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The Gods of Mars (John Carter of Mars) Paperback – July 5, 2011
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It has been said that the writer uses his characters to speak for him. We learn a lot about Burroughs, the man through John Carter. I am not going to spoil anything for future readers by revealing anything about what we learn. What is surprising is that the book was published considering Burroughs' views regarding organized religion. However since this is a sci-fi adventure story the author can express views that wouldn't necessarily receive traction in a more conventional realistic story. The only thing I shall say is pick up the book, read it, and enjoy the ride. You won't be disappointed. Do we look forward to more stories about John Carter? Yes we do. We look forward to seeing him as a developing more complex character.
For the science minded we could ask what, if anything did Burroughs know about quantum mechanics and theory? Carter's method of traveling to Mars is borne out out by what quantum theory says is possible.
When Burroughs first introduced his vision of Mars to readers, the landscape and peoples Carter encountered were a fairly straightforward translation of the tenets of the American western placed within the parameters of a new frontier. There are the nomadic Tharks and the various tribes of warlike red men populating the desolate Martian landscape. But when Burroughs returned Carter to Mars for a second set of adventures (first serialized in 1913), he took the opportunity to gloriously expand on the world he'd created, introducing new landscapes and peoples for Carter to encounter. En route to the Martian "paradise" Carter battles fearsome Plant Men who are joined by an old foe -- the vicious white apes. Those creatures are controlled by the Holy Therns, the pasty-skinned, bald gatekeepers of Issus worship, a cult of cannibals drunk on power, willing to do anything to maintain their faithful following. And finally there are the fearsome Black Pirates of Barsoom, the self-proclaimed First Born tribe whose hidden seat of power Carter vows to destroy in order to free Mars from the power-mad perpetuation of a false faith.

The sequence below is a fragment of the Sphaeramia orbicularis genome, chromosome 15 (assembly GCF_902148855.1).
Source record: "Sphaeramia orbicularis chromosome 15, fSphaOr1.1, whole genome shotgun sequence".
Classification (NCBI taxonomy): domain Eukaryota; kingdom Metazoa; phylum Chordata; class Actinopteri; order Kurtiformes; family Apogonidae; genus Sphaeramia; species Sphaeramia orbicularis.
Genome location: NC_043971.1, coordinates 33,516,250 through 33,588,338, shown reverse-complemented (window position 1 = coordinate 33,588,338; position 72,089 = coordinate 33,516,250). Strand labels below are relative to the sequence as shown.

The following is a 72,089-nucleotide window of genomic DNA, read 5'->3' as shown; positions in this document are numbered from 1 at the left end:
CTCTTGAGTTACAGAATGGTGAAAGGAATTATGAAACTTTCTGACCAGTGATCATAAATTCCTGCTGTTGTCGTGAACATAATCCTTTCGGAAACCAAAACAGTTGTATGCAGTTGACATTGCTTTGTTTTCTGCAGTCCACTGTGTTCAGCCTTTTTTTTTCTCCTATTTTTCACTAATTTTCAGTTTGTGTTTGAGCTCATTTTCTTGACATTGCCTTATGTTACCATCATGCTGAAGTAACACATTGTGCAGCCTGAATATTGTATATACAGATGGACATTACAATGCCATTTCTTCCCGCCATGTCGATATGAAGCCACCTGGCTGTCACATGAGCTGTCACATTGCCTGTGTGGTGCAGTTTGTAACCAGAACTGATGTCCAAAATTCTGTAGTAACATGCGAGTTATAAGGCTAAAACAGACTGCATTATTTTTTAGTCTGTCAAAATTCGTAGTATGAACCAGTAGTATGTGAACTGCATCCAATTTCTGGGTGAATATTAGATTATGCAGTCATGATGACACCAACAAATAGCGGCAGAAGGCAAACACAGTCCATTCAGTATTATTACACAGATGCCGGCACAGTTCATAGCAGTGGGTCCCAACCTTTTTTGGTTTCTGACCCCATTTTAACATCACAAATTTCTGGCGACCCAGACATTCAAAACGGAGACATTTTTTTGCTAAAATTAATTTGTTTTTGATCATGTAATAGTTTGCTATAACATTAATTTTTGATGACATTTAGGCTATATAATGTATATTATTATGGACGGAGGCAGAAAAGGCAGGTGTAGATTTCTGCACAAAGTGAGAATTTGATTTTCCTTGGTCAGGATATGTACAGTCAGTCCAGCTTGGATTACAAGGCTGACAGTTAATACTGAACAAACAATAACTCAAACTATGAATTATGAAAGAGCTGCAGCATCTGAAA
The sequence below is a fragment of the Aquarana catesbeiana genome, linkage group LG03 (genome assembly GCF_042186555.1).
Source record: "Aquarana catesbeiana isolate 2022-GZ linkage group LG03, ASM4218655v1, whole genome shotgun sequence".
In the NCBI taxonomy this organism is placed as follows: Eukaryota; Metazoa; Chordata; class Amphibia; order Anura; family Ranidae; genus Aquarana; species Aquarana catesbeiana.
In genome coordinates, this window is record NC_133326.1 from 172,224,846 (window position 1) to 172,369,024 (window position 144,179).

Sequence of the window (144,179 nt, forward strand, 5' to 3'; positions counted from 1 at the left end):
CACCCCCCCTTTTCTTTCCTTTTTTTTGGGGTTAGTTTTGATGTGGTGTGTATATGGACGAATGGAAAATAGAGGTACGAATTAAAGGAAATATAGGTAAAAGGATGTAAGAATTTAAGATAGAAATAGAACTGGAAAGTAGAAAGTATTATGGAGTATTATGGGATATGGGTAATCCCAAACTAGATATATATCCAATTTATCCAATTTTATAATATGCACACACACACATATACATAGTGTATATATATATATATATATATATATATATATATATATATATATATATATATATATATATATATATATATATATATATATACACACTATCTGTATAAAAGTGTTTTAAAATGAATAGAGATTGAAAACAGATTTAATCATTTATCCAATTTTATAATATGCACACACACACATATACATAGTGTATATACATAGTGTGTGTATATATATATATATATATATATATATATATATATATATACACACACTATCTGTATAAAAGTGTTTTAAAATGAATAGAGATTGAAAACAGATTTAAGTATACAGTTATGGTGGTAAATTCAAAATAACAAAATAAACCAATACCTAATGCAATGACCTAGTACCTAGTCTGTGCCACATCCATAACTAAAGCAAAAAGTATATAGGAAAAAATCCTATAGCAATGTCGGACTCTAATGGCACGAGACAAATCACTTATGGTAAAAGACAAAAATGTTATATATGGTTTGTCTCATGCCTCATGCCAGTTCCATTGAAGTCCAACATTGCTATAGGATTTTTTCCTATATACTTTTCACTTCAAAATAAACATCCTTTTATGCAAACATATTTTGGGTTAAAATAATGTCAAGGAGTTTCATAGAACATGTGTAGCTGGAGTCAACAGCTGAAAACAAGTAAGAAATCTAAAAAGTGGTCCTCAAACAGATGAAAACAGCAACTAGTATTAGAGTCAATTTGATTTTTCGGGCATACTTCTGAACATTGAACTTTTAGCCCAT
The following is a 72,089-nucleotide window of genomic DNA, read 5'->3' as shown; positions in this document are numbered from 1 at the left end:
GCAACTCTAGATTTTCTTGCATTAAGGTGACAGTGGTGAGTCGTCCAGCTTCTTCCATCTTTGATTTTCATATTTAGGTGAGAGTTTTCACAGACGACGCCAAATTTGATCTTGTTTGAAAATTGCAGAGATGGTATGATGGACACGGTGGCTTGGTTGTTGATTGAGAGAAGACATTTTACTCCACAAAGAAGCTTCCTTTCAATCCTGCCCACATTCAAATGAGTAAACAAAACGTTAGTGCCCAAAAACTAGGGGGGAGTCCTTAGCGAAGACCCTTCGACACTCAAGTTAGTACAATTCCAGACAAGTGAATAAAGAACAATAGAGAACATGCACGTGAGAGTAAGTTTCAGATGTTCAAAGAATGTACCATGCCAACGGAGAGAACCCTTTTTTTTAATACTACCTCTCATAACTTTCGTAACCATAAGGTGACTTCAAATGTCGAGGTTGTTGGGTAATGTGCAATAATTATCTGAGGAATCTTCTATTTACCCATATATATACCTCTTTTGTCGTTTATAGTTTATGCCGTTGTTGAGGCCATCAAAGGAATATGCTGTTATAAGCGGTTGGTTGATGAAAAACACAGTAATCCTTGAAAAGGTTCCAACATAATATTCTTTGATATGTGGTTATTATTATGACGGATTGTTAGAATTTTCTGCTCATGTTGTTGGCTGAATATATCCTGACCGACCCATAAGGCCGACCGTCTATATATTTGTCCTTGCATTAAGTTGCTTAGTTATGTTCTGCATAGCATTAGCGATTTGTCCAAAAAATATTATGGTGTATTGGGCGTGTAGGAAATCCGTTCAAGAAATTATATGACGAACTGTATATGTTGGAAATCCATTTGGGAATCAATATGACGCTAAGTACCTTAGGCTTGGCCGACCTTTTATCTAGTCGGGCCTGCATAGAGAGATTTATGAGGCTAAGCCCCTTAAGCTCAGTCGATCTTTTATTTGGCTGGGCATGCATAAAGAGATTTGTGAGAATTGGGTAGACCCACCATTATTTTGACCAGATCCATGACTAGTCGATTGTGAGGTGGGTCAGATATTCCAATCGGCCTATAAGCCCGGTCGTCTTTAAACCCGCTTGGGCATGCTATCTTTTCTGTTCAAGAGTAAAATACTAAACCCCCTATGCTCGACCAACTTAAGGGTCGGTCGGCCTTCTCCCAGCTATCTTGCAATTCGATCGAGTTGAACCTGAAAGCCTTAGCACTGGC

I find Burroughs's treatment of organized religion particularly fascinating here. I did some cursory online reading and it doesn't seem as as though Burroughs was anti-faith. Rather, that he was highly concerned with the potential for exploitation of the faithful stemming from any organized religion. As such, Carter's single-minded assault on centuries of faith is extraordinarily thorough, and sets up nicely endless possibilities for conflict to come in subsequent volumes of the series. Carter as a fighting man is the epitome of straightforward action and belief, and as such is perhaps the embodiment of Burroughs's ideal argument in favor of the virtues of the "everyman."
Unfortunately much of the old-fashioned romance found within A Princess of Mars is distinctly one-sided here as Dejah is off-screen for most of the novel. But the charm of Carter's inherent nobility and chivalry are perhaps only magnified by Dejah's absence as thoughts of her are never far from his heart (seriously, he could make me swoon). Thuvia, a Martian prisoner Carter frees from the Therns is the principle female presence in this story. And while she falls in love with Carter (as expected), even though he doesn't give her a second look (could he be more perfect?), she is as honorable and moral as Dejah in the previous book and refreshingly capable of assisting in her escape from the Thern captors. Burroughs's women may be idealized, but he gives readers a bit more than "just" a fainting damsel in distress than one might expect from classic pulp fiction.
Much like its predecessor, The Gods of Mars is a rollicking, fast-paced, old-fashioned adventure novel that is every bit as fun and entertaining -- perhaps even morseo -- than Carter's first Martian outing. This book is a page-turner of the first order that has deepened my appreciation of Burroughs's work as a science fiction pioneer and made me even more of a John Carter fangirl. Filled with characters I've grown to love, this is a world that I adore getting lost in, leaving me eager to dive into the next installment.
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